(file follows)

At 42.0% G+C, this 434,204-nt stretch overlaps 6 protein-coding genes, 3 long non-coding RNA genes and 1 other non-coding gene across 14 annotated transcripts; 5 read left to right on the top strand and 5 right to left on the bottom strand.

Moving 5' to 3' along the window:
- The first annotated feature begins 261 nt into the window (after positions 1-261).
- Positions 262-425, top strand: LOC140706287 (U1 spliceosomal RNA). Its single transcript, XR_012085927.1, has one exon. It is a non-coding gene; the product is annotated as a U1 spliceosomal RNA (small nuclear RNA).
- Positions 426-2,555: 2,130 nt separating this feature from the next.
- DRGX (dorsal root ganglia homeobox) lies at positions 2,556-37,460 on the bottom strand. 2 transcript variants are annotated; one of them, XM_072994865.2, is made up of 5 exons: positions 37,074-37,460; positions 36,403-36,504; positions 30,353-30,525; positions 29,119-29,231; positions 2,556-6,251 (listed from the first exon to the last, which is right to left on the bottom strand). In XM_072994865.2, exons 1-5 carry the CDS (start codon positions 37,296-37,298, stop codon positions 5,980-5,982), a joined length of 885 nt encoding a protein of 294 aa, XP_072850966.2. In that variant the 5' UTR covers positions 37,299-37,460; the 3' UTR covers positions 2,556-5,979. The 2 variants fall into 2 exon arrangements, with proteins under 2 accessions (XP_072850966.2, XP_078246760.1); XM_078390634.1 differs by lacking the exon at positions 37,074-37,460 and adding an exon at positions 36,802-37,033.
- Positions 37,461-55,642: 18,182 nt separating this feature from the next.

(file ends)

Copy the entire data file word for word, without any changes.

At 42.0% G+C, this 434,204-nt stretch overlaps 6 protein-coding genes, 3 long non-coding RNA genes and 1 other non-coding gene across 14 annotated transcripts; 5 read left to right on the top strand and 5 right to left on the bottom strand.

Moving 5' to 3' along the window:
- The first annotated feature begins 261 nt into the window (after positions 1-261).
- Positions 262-425, top strand: LOC140706287 (U1 spliceosomal RNA). Its single transcript, XR_012085927.1, has one exon. It is a non-coding gene; the product is annotated as a U1 spliceosomal RNA (small nuclear RNA).
- Positions 426-2,555: 2,130 nt separating this feature from the next.
- DRGX (dorsal root ganglia homeobox) lies at positions 2,556-37,460 on the bottom strand. 2 transcript variants are annotated; one of them, XM_072994865.2, is made up of 5 exons: positions 37,074-37,460; positions 36,403-36,504; positions 30,353-30,525; positions 29,119-29,231; positions 2,556-6,251 (listed from the first exon to the last, which is right to left on the bottom strand). In XM_072994865.2, exons 1-5 carry the CDS (start codon positions 37,296-37,298, stop codon positions 5,980-5,982), a joined length of 885 nt encoding a protein of 294 aa, XP_072850966.2. In that variant the 5' UTR covers positions 37,299-37,460; the 3' UTR covers positions 2,556-5,979. The 2 variants fall into 2 exon arrangements, with proteins under 2 accessions (XP_072850966.2, XP_078246760.1); XM_078390634.1 differs by lacking the exon at positions 37,074-37,460 and adding an exon at positions 36,802-37,033.
- Positions 37,461-55,642: 18,182 nt separating this feature from the next.